advocate for women's rights and civil rights - beliefs that helped lead
her to become a lawyer.
But her passion was always gymnastics. Sopper had for years coached
gymnastics on the side and attended the World Championships and other
She was well-known in the nation's gymnastics community and had a
reputation for her beautifully choreographed dance routines. Parents of
gymnasts frequently hired her, flew her out to their town, and had her
choreograph a routine for them.
Sopper's talents as a gymnast, and as a leader, had propelled the
girls gymnastics teams at Fremd High School and Iowa State to several
championships. She competed on the teams during each of the four years
she attended Fremd and Iowa State.
It all started with her. She put Fremd on the map," said
Larry Petrillo, Fremd's girls gymnastic coach.
The team had hardly won any meets during her freshman year, but by
her junior and senior year, Fremd's girls gymnastics team ranked second
in the state. Sopper, a 1984 graduate, pushed team members to accomplish
their best and led by example. She was a high school All-American in
1982, 1983 and 1984, and an Illinois State Scholar and National Merit
We would not be as good as we were if it were not for her. Her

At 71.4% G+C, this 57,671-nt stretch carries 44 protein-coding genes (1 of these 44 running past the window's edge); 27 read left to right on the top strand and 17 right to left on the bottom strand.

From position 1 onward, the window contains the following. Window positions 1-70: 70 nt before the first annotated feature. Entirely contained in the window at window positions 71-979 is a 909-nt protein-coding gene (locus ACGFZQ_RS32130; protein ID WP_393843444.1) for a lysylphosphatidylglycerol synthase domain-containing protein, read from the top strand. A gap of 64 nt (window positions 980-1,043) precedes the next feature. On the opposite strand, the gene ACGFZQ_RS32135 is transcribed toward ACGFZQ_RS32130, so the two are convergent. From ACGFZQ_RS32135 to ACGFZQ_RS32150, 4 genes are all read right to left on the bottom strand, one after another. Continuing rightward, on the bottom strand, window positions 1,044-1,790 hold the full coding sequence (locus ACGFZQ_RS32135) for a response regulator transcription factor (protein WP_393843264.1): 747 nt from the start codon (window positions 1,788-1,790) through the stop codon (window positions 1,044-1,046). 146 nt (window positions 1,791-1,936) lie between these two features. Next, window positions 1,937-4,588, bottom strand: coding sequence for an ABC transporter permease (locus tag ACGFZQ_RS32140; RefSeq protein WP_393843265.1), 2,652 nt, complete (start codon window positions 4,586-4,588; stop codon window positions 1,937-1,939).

dedication rubbed off on us," said Susie Halford, who served on
several school and community gymnastics teams with Sopper.
Friends and coaches agreed Sopper's competitiveness pushed her.
Mari-Rae was one of those gymnast who gave 110 percent for
herself and the school," Pyle said. "She was a competitor, not
afraid to speak up whether you wanted to hear it or not.
K.J. Kindler, who succeeded Pyle as the gymnastics coach at Iowa
State, attended the university after Sopper graduated but said she
constantly heard about the legend of Mari-Rae.
Even as she pursued a career as a lawyer, her passion for gymnastics
never waned. She continued to coach on the side when she attended the
University of Denver law school, and most recently, as an assistant
coach at George Washington University.
She took a job with a large corporate law firm last year, and during
that time, her passion to coach overcame her desire to practice law.
She made the decision to become a gymnastics coach because she
loved it ... it was always a passion," Petrillo said.
Friends emphasized that Sopper saw the career change as a dream come